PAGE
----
Reflection for Sunday, September 2, 2001: 22nd week in Ordinary Time.

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Authors
Gillick, Larry, S.J.
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2001-09-02
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en_US
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Uriah Heep, a character in David Copperfield, promoted himself persistently as being "umble." As it turns out, of course, he was anything but "umble."||Recently a professional football player signed a contract for seventy-five million dollars to play eight years. His comment to reporters was that he was going to remain "humble" and he was going to try to help his team. He too has been anything but "humble."|In today's First Reading from the Book of Sirach, we get a little indication of just what exactly is this "humble" or humility. Humility has something to do with acting, but not playing or pretending. It has to do with the realization that we are a gift and when gratefully given to others, we will be loved more than a "giver of gifts." The more gifted a person is the more she or he has received and they know that. Gratitude and humility are the same. The more humble a person is the more that person finds the favor that God has shown that person.|Perhaps another way to understand humility is in the experience of accepting one's limits contained within one's gifts. My exercise partner and I often laugh when I try to lift more than I really can. I pretend humility when I can lift a weight less times one day than the day before. I tell him that I am accepting humbly what I can't do. Inside, I am rather humiliated and embarrassed by my manly frailty. "Next time," I whisper to myself. This is not humility, because I really have not been grateful for this temporary limitation.|Today's Gospel sounds like instructions from a popular guide to politeness and personal etiquette. There is some serious watching going on. Jesus is invited by a leading Pharisee, on a Sabbath, to dinner. The scene is set. The other guests are hungry to observe the ritual actions which Jesus would perform, or not. Jesus does some watching of His Own and draws attention to their truth behind their pretense.|He first notices how important it seems that they sit in places of honor nearest their host. He catches them trying to be more than they are. They are hoping that by sitting in a certain place, the uncertainty of who they are might not be observed. Jesus' antidote seems a bit manipulative too. Take the last seat and the host will notice your humility and raise you up. This parable would have caught the ear of His fellow guests and the readers of Luke's Gospel as it does our own.|The ego is so whimpering and needy that we must pray with its needs and demands. If I take the lowest seat, so as to win esteem by being noticed and advanced higher, then I have forgotten the fact that my real esteem is from being invited to the banquet at all. If I need others to give me esteem, then it is really flattery and is just that, flat. The exaltation which comes from humbling one's self is not to be experienced in this world's banquet.|The word humble comes from the same word as human and humus, which means soil or earth. Real humility is the awareness and acceptance of who and what we are. We are of the earth and it is to this earthliness that Jesus entered and remains. Pride results from forgetting or denying the truth which Jesus came to recreate by embracing His own humanity.|The second observation which Jesus makes in today's Gospel is, while looking around the room, directed toward the host himself. Here we are given a major theme of Luke's Gospel. Who should be invited to large parties and receptions? Jesus notices the healthily wealthy men around the table and chides the host for his choice of guests.|Jesus is making a statement as well about whom He is inviting to the "Heavenly Banquet." When inviting guests, choose the poor, physically challenge and those who can not pay you back. These are the humble because they accept their condition as poor, limited, and needy. Although our egos find this difficult to admit, we, as human beings, are poor, physically challenge, and limited. We are invited, though, to God's reception, and that is our dignity and destiny.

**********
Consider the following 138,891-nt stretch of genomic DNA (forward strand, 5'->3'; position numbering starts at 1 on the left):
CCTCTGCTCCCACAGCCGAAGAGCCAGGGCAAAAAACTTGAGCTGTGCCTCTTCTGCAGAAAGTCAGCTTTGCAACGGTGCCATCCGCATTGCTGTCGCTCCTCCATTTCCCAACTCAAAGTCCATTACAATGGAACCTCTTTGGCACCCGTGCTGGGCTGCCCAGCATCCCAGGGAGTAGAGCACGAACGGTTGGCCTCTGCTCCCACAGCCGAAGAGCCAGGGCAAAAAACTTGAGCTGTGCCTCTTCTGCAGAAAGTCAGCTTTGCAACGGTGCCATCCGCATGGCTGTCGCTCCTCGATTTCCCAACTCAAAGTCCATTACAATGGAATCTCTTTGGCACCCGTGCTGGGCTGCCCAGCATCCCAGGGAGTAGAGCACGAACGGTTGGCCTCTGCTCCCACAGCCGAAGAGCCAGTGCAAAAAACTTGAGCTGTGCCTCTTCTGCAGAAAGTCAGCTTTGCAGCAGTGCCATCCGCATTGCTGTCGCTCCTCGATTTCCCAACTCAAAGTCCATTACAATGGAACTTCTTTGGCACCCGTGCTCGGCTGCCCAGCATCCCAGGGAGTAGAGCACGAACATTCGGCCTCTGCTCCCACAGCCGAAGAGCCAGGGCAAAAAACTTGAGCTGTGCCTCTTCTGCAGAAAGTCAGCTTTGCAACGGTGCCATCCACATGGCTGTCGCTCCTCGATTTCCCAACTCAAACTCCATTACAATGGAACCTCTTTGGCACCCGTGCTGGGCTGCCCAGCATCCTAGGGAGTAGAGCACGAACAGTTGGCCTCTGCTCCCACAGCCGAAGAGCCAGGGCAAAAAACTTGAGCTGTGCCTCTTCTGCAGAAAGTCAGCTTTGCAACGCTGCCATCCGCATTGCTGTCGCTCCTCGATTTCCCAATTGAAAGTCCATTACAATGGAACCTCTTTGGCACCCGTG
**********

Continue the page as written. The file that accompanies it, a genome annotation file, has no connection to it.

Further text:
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University Ministry, Creighton University.
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These reflections may not be sold or used commercially without permission. Personal or parish use is permitted.
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